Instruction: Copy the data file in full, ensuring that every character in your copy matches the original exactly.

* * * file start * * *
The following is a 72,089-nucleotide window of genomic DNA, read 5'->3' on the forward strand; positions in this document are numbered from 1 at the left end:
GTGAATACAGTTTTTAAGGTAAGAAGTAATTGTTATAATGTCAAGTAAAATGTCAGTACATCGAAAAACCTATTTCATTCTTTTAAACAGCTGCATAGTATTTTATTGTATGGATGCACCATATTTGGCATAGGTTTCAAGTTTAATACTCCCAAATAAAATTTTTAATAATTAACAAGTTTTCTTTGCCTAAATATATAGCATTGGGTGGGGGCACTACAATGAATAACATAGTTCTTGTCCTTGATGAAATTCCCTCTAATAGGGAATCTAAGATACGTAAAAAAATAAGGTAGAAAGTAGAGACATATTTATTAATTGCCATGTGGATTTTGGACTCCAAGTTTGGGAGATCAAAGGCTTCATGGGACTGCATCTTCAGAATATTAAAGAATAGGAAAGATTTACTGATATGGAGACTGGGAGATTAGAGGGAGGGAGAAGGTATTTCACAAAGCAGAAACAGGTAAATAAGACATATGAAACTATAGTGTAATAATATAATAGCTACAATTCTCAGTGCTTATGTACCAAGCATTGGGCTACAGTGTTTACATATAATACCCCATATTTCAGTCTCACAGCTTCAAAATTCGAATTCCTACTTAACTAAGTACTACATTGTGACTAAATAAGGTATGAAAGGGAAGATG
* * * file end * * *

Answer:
The following is a 72,089-nucleotide window of genomic DNA, read 5'->3' on the forward strand; positions in this document are numbered from 1 at the left end:
GTGAATACAGTTTTTAAGGTAAGAAGTAATTGTTATAATGTCAAGTAAAATGTCAGTACATCGAAAAACCTATTTCATTCTTTTAAACAGCTGCATAGTATTTTATTGTATGGATGCACCATATTTGGCATAGGTTTCAAGTTTAATACTCCCAAATAAAATTTTTAATAATTAACAAGTTTTCTTTGCCTAAATATATAGCATTGGGTGGGGGCACTACAATGAATAACATAGTTCTTGTCCTTGATGAAATTCCCTCTAATAGGGAATCTAAGATACGTAAAAAAATAAGGTAGAAAGTAGAGACATATTTATTAATTGCCATGTGGATTTTGGACTCCAAGTTTGGGAGATCAAAGGCTTCATGGGACTGCATCTTCAGAATATTAAAGAATAGGAAAGATTTACTGATATGGAGACTGGGAGATTAGAGGGAGGGAGAAGGTATTTCACAAAGCAGAAACAGGTAAATAAGACATATGAAACTATAGTGTAATAATATAATAGCTACAATTCTCAGTGCTTATGTACCAAGCATTGGGCTACAGTGTTTACATATAATACCCCATATTTCAGTCTCACAGCTTCAAAATTCGAATTCCTACTTAACTAAGTACTACATTGTGACTAAATAAGGTATGAAAGGGAAGATG